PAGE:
I would like to thank Jim Harrington for interviewing me on a variety of subjects. You can follow his blog at: http://www.blogger.com/profile/15467182228068339233
Here is my interview.
Six Questions for John Raab, Publisher/CEO/Editor-in-Chief, Suspense Magazine
Suspense Magazine publishes suspense, thriller, and mystery stories. Learn more here.
SQF: What are the top three things you look for in a submission and why?
JR: The first thing we look at “Is the story within our word count.” Many times we get stories outside of our 5000 word count and have to tell the author to either shorten it up, or we won’t consider it. When reading a submission, it is very crucial to see if the author flows the story and has good character development. Even though it is a challenge to develop characters in a 5000 word story, it can still be done.
SQF: What are the top three reasons a submission is rejected, other than not fitting into your answers to the above question and why?
- Grammar is very poor. It doesn’t take a lot of time to edit a short story, so it better be perfect or very close to it.
- The story doesn’t have a clear voice or is very choppy. The author needs to make sure when they read the story they are doing it from a readers point of view. Remember the reader knows nothing about your story, so don’t assume anything.
- The third reason would be it just doesn’t tell a story. Many times we read submissions that leave us wondering, “What the heck is the story about?” Very important to make sure within 5000 words you make entertaining.
SQF: Which of the following statements is true and why? Plot is more important than character. Character is more important than plot. Plot and character are equally important.
JR: If you are talking about a short story, then plot would be more important. Otherwise you spend all 5000 words just developing the characters, but they don’t do anything. With a book, I say 100% character is the most important part. Characters are what give the reader an emotional attachment. There are very few stories that have an original plot, so building new characters that we haven’t seen is very crucial.
SQF: What advice can you offer new authors hoping to publish their first submission in Suspense Magazine?
JR: The number one thing to do is have someone read your story that isn’t a family member or friend. Post it on a blog and see what people think. Authors need to have constructive criticism, not the American Idol pat on the back from your family. Also, keep writing, writing, writing! You will not hit a home run on the first pitch, at least the odds are against you, so you have to keep writing and writing to find your voice. Also knowing exactly what type of author you are is very important. Are you a fast paced thriller author, or a suspense building author, or maybe a solve the mystery author. Then you will be better prepared to let your story have a clear concise voice, not a story that is all over the place.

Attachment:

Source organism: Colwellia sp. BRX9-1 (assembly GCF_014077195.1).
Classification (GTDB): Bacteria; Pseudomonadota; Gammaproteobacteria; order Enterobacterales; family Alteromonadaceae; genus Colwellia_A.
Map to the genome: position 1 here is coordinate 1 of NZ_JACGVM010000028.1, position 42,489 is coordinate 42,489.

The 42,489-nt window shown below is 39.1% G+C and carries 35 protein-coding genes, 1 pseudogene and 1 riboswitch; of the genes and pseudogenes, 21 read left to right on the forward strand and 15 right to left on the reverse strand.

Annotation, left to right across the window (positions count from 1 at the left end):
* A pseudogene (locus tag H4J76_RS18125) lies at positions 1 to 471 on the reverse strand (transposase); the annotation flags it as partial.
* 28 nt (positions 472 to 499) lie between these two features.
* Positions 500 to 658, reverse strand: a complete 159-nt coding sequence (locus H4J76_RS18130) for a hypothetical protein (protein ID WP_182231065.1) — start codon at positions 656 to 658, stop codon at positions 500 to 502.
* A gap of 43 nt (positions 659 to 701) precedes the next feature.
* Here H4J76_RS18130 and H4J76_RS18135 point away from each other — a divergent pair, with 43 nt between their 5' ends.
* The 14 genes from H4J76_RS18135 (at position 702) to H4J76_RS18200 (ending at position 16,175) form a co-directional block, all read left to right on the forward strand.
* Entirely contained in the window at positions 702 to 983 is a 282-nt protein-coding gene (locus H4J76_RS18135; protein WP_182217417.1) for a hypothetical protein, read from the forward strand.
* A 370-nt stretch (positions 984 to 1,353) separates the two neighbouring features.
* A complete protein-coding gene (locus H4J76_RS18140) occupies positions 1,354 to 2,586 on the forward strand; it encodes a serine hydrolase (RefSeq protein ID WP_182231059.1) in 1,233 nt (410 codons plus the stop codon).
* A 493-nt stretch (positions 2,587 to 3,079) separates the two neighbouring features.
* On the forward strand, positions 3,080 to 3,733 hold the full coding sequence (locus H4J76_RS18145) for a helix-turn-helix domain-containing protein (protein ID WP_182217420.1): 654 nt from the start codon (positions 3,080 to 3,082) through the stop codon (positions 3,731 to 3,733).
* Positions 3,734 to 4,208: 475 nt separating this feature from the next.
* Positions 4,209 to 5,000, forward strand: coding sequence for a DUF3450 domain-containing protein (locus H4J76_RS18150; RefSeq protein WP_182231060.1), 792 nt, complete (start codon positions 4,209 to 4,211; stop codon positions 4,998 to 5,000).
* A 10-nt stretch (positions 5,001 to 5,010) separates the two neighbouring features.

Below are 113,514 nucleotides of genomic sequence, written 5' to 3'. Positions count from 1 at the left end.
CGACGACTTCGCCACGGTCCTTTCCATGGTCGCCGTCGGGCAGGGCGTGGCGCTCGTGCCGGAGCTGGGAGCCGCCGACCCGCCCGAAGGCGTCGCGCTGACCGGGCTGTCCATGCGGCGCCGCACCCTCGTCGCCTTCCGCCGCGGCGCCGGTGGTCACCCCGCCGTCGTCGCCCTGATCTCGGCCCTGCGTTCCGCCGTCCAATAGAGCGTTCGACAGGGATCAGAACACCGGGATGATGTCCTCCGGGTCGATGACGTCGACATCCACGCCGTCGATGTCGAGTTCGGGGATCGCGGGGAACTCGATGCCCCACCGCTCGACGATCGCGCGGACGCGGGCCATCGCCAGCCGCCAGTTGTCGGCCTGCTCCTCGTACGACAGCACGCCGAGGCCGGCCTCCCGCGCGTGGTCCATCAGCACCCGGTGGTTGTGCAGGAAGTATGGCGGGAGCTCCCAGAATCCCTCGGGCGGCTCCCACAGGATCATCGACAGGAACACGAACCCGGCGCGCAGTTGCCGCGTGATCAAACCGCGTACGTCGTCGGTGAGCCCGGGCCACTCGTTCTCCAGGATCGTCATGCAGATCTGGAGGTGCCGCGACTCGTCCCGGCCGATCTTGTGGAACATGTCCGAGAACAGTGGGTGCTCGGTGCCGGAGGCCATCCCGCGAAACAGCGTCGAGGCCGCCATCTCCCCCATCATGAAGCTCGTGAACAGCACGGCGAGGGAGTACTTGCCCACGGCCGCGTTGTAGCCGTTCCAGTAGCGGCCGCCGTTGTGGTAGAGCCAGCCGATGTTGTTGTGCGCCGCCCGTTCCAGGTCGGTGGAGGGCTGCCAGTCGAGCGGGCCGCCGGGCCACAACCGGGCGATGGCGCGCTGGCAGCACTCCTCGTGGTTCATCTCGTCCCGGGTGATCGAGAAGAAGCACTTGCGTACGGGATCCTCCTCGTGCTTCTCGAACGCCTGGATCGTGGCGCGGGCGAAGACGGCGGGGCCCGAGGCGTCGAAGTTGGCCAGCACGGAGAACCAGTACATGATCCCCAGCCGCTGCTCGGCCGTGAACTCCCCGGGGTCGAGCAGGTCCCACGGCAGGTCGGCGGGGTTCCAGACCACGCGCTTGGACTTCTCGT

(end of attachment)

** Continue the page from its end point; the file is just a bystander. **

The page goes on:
SQF: Based on your experience as an editor, what have you learned about writing?
JR: Writing is a full time job. You need to work at it as hard as your nine-to-five job. Anytime you put half effort into anything, you will only get half a story.
SQF: What one question on this topic do you wish I’d asked that I didn’t? And how would you answer it?
JR: “What can you truly expect to get out of your writing?” I feel that many authors have false expectations and think they are writing the next NY Times Bestseller. Here is the problem with that. Just because your book is not high on a list or selling that great, doesn’t mean you can’t write. Authors have to remember that anybody can now publish an EBook on Amazon or Barnes and Noble. What does that mean? That means that readers now have to navigate through thousands of more books to find one they like and readers only have a certain amount of money to spend. If you don’t have thousands of marketing dollars behind your work, then you have to spend triple the amount of time marketing to fans than it took you to write the book. Writing the book is the easy part, getting paid from it is the difficult part. Authors should expect to not retire off their work, but instead write for the love of it, because it is your passion. Writing and music are the same thing, you see a great band in a bar and say “They are better than anything I hear on the radio, why aren’t they signed?” Writing is the same way.
Thank you, John. We all appreciate you taking time from your busy schedule to participate in this project.